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Industry experts agree that meal kits don’t suit everyone – but will continue to fill a need into the future. In fact, Technomic, a consulting and research firm, predicts meal-kit subscription revenue worldwide will top $10 billion by 2020.

Meal kits aim to provide a time-saving alternative to traditional grocery shopping and expose consumers to more recipes – but they have also been criticised for their excessive use of packaging, their cost, and the time it takes to prepare the meals.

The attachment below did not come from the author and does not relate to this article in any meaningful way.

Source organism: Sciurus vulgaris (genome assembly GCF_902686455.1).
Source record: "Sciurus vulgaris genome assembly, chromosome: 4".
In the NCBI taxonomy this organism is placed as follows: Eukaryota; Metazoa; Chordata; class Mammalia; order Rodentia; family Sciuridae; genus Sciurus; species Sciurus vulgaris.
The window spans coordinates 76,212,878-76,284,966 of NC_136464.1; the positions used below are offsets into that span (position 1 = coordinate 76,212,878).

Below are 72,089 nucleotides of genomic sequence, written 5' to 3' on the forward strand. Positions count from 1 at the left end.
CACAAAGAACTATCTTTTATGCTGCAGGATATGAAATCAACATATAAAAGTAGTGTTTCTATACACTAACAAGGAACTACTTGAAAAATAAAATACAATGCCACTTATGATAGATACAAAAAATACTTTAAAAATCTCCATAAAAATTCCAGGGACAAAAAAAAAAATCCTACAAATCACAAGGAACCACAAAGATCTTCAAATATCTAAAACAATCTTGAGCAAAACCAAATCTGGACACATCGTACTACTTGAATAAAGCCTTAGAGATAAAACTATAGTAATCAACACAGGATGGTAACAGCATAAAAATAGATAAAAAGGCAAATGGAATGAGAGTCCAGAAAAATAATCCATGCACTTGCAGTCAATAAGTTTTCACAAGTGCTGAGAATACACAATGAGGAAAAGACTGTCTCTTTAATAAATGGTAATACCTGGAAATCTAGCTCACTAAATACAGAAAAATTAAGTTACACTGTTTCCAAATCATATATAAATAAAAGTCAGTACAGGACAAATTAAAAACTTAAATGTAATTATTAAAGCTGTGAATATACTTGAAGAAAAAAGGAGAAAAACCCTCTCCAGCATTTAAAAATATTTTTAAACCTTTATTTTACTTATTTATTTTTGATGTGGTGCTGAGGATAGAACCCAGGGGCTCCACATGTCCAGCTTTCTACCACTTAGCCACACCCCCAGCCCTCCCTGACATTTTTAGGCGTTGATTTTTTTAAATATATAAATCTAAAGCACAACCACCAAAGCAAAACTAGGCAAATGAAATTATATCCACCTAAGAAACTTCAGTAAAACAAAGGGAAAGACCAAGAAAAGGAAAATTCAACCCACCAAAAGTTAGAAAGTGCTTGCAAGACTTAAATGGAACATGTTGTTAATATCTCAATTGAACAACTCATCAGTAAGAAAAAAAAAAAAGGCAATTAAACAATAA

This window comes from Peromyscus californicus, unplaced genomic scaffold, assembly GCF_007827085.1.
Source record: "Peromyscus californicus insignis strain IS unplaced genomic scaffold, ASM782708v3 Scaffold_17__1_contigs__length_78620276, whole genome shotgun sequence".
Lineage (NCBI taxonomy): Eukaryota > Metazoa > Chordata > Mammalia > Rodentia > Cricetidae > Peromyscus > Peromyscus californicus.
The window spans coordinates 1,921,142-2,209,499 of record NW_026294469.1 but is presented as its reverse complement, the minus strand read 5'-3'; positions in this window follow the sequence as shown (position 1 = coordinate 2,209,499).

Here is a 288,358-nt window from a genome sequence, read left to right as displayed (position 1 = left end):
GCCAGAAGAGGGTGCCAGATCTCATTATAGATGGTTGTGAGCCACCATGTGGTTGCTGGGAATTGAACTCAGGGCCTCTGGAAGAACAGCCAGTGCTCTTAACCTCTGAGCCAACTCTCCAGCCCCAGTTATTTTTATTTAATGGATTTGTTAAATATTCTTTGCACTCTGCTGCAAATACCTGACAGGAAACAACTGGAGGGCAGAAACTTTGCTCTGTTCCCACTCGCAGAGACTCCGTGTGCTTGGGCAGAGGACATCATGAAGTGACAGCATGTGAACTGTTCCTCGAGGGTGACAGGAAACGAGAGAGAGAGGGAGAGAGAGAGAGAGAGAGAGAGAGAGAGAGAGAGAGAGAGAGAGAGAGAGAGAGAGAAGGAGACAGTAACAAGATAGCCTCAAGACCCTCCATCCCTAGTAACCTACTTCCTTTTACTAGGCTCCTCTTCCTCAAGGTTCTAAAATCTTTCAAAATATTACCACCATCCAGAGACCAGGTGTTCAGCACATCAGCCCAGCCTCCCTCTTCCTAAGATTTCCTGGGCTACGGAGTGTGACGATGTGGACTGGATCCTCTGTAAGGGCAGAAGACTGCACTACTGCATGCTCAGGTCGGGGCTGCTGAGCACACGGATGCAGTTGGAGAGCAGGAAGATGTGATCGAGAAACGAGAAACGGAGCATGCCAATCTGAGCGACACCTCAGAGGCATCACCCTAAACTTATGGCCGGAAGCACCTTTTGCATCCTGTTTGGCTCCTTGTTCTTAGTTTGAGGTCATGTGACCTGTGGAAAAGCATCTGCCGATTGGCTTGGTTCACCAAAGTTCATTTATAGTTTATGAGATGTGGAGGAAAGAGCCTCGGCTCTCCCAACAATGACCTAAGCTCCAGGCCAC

The sector’s main competitor, the prepared meals market, is now a $600 million industry here in Australia, according to IBISWorld, driven by rising health consciousness and the demands of time-poor consumers, and those who live alone.

While online grocery retail is still relatively small in Australia (accounting for approximately two per cent of total grocery sales), it is estimated by IBISWorld to be worth at least $3.1 billion after growing by about 14 per cent a year for the last few years.

Grocery e-commence is predicted to inject up to $2 billion in incremental sales into the Australian market in the next five years, says Nielson Australia.